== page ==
The other day, a friend of mine — who shall remain nameless — took a picture with Bun-B. I saw it and called him, so excited that he got to meet Bun. When I did an interview with him in advance of Trill in 2005, I would listen to the tape like it was an album. My boy Aden and I, literally, sat in our favorite restaurant and listened. And rewound. And listened. And rewound.
So yeah, I was gassed for my man that he got to meet one of the greatest rappers of all-time. So I called, the excitement evident in my voice. How did he respond?
“Yeah, who was that guy?”
Yeah. So after I picked my face up off the floor and prepared to unleash a lecture like no other, the subject was quickly changed. And not by me.
Who’s Bun-B? He’s one half of UGK, the second greatest rap duo of all-time, for my money. And that duo, over 20 years, never released a tape less than very good. And one of them, Ridin’ Dirty was so good that it might have been the best hip hop album of 1996. Yes, over ATLiens, Reasonable Doubt, Ironman, or anything else you can think of.
Cocaine Blunts did an interview with Bun about Goodie Mob’s Soul Food. Buried there is the impact Goodie had on him, and how it affected UGK’s music.
Did hearing the album make you reconsider your approach to making UGK records?
Lyrically yeah. It taught me that you don’t have to dumb yourself down to make street music. There was no sense in me thinking that anything we were doing was over peoples heads. You just had to know how to communicate it to who you were speaking to. Eventually they would understand.
Truth be told, it didn’t take that long. Like, maybe one time through. This was an instant classic.
It was interesting to hear that spelled out so explicitly. It’s not that it wasn’t clear. As good as Super Tight… was, Ridin’ Dirty was a quantum leap from anything UGK had done, which is saying plenty. Think about it — in the ‘80s, it wasn’t at all uncommon to record a song and it be played out before it even made it onto an album. Groups often scrambled to rush singles to the masses because being hot was so fleeting then. UGK, on the other hand, put out a tape called The Southern Way, featuring production by a then 16-17 year-old Pimp C in 1988. By ‘92, when Jive was ready to release their debut album, lots of that stuff made the cut.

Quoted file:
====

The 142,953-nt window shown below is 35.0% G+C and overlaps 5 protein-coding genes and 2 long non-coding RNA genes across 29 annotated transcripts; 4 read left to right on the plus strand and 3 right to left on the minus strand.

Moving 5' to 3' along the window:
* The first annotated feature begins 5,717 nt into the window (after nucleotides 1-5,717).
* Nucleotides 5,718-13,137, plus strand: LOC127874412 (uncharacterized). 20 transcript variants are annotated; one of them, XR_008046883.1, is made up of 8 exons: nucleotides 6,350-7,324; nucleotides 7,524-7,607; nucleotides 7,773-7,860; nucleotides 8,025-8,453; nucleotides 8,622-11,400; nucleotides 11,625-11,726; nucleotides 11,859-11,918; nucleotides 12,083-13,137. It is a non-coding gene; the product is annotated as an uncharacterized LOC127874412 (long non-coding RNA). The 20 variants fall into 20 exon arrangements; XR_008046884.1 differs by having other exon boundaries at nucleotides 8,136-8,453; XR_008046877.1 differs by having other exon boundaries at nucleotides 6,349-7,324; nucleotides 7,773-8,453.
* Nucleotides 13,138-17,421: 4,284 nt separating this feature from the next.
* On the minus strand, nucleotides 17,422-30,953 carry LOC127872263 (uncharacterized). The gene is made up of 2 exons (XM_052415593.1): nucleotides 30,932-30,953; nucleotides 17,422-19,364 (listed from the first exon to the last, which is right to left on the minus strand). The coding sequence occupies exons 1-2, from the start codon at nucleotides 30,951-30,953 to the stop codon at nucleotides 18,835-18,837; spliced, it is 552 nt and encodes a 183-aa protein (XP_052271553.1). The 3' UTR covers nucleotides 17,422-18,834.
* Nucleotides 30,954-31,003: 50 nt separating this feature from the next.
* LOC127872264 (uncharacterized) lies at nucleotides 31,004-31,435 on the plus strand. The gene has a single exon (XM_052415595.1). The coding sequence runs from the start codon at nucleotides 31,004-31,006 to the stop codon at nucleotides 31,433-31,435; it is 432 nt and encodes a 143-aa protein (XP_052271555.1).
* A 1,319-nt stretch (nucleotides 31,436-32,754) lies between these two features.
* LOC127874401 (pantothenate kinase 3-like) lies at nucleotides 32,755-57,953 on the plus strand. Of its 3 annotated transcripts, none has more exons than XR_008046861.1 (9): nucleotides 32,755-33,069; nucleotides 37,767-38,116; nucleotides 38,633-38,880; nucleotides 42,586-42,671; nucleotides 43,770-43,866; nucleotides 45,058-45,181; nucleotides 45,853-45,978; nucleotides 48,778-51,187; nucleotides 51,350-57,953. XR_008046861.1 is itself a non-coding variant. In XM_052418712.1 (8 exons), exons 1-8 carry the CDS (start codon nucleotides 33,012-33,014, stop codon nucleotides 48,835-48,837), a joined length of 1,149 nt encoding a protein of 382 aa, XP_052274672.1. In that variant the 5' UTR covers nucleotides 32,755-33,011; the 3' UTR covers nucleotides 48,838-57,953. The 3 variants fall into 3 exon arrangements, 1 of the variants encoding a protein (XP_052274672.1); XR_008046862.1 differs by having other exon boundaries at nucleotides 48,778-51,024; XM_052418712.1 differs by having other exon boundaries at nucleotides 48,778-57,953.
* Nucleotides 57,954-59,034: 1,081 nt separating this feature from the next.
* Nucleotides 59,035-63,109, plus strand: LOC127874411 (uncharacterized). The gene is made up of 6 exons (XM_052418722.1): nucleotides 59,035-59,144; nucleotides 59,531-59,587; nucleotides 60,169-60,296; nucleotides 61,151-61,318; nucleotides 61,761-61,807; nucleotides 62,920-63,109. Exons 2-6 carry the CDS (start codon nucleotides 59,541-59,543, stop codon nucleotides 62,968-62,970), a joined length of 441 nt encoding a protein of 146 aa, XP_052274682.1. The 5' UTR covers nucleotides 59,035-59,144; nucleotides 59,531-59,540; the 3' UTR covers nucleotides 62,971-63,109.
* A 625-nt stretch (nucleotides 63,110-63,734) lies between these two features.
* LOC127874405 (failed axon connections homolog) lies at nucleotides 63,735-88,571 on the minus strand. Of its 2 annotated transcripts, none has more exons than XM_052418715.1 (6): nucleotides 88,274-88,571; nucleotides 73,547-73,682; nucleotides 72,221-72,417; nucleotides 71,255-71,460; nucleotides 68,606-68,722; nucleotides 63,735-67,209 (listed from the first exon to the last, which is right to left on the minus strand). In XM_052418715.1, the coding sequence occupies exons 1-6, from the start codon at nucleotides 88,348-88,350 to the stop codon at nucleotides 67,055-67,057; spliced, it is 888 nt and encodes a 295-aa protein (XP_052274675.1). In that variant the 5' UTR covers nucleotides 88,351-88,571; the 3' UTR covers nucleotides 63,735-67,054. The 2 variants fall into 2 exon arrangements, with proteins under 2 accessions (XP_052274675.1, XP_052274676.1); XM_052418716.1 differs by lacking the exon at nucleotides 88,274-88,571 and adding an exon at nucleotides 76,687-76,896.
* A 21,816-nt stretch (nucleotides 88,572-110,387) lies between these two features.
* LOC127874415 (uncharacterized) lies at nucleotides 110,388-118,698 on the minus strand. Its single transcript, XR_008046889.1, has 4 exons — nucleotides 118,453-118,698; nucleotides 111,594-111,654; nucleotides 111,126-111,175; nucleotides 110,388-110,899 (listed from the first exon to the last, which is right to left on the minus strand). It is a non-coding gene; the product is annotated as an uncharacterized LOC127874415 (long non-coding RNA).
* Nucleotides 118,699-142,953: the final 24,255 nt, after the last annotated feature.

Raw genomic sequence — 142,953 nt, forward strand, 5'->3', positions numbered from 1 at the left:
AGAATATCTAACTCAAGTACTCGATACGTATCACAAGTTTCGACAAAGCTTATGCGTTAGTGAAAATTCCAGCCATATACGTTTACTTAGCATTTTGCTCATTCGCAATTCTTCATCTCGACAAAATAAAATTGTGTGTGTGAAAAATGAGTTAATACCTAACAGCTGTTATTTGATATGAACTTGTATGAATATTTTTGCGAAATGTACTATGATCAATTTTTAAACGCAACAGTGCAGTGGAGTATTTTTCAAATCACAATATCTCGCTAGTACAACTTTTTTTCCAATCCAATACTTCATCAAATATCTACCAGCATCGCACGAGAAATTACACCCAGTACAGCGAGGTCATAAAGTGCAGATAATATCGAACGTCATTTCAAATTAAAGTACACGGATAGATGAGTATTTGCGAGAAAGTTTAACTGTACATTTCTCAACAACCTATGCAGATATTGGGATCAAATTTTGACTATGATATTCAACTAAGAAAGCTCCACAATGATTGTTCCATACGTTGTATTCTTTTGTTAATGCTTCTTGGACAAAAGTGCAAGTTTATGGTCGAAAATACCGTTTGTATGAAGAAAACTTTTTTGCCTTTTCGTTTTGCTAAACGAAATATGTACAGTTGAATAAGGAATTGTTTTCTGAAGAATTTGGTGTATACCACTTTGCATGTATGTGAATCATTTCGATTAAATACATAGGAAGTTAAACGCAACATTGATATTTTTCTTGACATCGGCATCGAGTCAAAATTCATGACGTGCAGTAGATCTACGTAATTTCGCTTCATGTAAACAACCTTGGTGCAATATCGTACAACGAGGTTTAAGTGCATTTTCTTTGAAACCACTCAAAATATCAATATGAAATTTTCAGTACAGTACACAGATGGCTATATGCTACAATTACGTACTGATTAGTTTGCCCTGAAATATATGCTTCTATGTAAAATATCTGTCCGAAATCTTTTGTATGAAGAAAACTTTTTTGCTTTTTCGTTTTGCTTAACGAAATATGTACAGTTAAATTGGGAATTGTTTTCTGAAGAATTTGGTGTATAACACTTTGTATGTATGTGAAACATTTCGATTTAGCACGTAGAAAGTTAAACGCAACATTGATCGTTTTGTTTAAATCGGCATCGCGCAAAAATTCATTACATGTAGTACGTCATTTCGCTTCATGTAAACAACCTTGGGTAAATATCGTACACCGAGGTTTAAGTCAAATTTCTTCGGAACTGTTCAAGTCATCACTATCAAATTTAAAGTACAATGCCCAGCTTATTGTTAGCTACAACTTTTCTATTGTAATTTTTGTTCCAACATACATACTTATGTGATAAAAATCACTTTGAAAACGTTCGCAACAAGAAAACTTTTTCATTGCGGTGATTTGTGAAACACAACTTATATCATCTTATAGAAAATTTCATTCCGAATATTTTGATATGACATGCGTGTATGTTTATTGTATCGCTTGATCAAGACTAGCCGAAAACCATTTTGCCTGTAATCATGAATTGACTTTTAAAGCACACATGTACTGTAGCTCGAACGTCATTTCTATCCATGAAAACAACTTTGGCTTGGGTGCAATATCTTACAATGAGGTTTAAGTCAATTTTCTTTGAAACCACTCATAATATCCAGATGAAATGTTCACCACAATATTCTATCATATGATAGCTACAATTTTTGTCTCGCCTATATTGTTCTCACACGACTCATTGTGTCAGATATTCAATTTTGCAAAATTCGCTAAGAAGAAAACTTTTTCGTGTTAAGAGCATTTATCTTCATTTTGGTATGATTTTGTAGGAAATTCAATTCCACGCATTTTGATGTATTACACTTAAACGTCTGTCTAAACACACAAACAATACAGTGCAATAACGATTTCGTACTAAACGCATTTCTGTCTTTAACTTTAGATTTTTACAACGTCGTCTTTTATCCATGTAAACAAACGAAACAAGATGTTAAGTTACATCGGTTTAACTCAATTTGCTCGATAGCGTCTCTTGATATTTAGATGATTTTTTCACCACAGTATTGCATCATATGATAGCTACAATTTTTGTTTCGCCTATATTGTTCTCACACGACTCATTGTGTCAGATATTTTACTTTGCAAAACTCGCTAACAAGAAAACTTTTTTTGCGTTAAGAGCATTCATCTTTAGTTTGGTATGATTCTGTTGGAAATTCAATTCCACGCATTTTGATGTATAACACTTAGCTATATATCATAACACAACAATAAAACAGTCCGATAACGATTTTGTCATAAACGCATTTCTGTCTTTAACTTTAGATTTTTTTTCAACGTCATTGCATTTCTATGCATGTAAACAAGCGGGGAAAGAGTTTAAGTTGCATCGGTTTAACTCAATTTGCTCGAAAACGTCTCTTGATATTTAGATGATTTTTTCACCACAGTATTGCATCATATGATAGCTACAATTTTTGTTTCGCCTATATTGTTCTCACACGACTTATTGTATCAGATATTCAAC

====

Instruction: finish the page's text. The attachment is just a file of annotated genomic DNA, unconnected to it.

How much stuff do you remember from ‘88 that wasn’t all-the-way-played-out by ‘92? That’s the sort of classic heat UGK has been dropping for, literally, as long as I can remember.
And still, Ridin’ Dirty blew that away.
First there were the beats, probably the best Pimp C did. They were tighter than his older stuff, and the melodies were smoother. But, in a fashion reminiscent of Bob Marley’s post-shooting work, Pimp managed to refine his sound without sacrificing its integrity. He hadn’t gone commercial, but the marriage of catchy, sing-song hooks with hardcore beats became even more beautiful on Ridin’ Dirty. The organ from Super Tight… was harder to find, and a more bluesy, guitar-aided sound emerged. The fat snares reminiscent of the early ‘90s got tighter, too.
And Bun and Pimp were better than ever, as good as anyone else in the game, and firmly entrenched as flag-bearers. For whom? For the South, the Gulf, Texas, the underground, the G’z, independents (the album went gold with no videos)…and anyone who loved organic, genuine rap music. The work before Ridin’ Dirty made UGK a name. Ridin’ Dirty instantly made them legends.
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The first time I heard Ridin’ Dirty, I only needed to hear one track to know the deal. I mean, I’d already heard “One Day.” That was the single all over Houston radio, so that track was promptly skipped when I got the CD. Nope, all I needed to hear was “Murder.”
I won’t describe it because I can’t. Yeah, it’s a sparse loop that may have taken three minutes to do. And sure, Pimp’s verse was cool.
Bun’s verse? Can we agree on top 10 all-time? And no, I’m not exaggerating.
I’d never heard this Bun before. To this point, he was in Pimp’s shadow. Pimp did the beats, and he had that unmistakable voice and audacious charisma. Pimp was the star because he was a star. Bun was the rapper.
Then, after God-knows-how-many bars on “Murder,” he seemed like he may have been the dopest cat I’d ever heard. It was as if someone like Serge Ibaka went home for the summer and returned as Hakeem Olajuwon. Yeah, we saw the talent and thought he was good and would be better. But did you see that coming?